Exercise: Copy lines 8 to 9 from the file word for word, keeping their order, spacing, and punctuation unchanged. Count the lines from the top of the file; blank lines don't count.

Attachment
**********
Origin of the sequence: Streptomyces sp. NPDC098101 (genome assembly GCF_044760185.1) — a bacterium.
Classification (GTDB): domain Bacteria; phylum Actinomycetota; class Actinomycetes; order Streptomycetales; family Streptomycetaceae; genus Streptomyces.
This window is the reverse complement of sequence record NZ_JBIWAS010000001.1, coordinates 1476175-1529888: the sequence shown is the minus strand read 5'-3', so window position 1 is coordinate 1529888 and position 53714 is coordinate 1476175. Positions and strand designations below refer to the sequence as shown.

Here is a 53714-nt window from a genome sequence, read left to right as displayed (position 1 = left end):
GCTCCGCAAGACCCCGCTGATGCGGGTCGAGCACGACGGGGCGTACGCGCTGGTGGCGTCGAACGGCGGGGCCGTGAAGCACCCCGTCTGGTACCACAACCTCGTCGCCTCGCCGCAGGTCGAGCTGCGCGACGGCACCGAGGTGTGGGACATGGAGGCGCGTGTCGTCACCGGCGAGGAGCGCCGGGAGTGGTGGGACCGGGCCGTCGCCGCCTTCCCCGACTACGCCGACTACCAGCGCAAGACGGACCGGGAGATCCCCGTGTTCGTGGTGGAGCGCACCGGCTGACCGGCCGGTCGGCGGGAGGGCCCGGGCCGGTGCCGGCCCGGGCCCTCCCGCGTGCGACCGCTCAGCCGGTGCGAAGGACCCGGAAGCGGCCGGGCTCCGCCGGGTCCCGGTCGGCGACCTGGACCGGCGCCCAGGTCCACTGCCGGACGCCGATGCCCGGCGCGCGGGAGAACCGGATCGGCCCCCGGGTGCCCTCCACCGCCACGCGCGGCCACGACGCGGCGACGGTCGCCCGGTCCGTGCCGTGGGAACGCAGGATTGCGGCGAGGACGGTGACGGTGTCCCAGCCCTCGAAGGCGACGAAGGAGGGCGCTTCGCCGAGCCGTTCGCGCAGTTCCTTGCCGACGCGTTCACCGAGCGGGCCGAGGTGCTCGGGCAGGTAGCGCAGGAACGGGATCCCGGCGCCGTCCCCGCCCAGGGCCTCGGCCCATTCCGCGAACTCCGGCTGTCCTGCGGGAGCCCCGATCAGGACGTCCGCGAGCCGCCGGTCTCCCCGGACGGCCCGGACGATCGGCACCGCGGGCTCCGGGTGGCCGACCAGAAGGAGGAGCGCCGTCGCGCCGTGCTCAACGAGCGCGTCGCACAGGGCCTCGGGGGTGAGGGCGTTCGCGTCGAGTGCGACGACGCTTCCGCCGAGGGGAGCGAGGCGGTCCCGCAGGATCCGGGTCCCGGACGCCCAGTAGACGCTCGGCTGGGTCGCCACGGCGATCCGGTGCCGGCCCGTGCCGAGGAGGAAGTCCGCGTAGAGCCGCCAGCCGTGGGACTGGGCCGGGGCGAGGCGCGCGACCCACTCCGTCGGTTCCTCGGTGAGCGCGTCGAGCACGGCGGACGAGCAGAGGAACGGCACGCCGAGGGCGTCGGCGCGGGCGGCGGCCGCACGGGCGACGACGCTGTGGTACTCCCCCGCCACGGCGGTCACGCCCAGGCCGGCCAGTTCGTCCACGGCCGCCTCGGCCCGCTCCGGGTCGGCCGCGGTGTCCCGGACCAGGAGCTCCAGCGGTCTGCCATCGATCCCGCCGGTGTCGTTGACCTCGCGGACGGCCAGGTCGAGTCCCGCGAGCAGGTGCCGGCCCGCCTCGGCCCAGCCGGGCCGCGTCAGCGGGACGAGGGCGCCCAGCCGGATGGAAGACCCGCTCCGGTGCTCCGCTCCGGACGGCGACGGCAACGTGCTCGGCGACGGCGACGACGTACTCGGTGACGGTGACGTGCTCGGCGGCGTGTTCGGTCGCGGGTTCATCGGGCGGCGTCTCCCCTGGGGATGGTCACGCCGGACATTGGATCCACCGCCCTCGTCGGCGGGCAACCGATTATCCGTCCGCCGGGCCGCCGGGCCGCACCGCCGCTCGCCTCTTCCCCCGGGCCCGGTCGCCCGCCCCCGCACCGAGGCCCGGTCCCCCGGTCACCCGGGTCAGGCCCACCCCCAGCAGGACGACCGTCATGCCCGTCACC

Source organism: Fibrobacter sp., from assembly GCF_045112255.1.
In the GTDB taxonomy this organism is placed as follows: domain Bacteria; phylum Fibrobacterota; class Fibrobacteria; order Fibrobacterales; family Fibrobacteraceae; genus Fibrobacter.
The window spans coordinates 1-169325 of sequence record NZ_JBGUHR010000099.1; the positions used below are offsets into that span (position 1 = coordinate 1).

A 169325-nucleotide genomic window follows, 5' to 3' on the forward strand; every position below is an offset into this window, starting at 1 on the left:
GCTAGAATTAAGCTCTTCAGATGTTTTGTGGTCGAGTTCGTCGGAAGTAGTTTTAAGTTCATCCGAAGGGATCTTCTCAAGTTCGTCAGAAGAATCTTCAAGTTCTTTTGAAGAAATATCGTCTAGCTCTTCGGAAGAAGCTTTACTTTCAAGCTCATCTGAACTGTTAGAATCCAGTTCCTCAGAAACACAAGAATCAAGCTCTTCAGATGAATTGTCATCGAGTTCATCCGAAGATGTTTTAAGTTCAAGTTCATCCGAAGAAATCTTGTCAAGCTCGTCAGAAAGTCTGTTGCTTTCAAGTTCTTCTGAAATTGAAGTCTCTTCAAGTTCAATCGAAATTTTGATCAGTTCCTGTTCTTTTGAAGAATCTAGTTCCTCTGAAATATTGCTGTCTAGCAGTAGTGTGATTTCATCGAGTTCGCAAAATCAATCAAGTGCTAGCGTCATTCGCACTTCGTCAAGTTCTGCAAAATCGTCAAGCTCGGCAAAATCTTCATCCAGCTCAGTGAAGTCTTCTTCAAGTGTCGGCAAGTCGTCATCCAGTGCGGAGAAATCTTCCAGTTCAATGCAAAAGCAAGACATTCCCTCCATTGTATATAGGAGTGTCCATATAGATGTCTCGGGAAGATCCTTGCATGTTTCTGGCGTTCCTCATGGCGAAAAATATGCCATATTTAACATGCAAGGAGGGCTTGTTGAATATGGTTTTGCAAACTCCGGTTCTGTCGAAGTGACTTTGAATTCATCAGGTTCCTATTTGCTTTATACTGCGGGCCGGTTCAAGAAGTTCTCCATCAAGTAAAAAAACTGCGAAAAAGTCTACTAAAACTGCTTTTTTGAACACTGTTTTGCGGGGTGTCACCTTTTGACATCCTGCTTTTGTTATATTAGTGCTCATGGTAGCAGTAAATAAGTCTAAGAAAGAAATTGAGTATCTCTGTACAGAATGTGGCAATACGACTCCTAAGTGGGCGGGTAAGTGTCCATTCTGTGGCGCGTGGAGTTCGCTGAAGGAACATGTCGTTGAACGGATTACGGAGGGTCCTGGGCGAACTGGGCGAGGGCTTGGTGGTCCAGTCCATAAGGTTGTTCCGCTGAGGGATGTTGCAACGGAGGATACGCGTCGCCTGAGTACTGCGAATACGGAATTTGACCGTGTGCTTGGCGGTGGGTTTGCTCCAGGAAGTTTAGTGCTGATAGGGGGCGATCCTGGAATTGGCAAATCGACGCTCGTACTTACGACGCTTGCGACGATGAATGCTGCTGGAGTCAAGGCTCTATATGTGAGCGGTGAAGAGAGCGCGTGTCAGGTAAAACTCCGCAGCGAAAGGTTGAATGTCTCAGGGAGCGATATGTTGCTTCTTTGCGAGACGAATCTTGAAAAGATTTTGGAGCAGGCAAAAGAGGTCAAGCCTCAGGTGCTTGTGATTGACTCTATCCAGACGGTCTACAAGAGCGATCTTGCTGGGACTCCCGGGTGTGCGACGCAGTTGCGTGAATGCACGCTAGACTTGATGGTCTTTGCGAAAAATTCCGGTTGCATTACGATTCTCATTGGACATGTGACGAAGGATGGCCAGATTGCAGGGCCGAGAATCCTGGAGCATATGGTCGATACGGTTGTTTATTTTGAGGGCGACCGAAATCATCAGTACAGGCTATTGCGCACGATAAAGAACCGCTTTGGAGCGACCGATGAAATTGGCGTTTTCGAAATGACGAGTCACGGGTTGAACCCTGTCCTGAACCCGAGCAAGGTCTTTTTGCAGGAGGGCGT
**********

The window spans coordinates 1-169325 of sequence record NZ_JBGUHR010000099.1; the positions used below are offsets into that span (position 1 = coordinate 1).

A 169325-nucleotide genomic window follows, 5' to 3' on the forward strand; every position below is an offset into this window, starting at 1 on the left: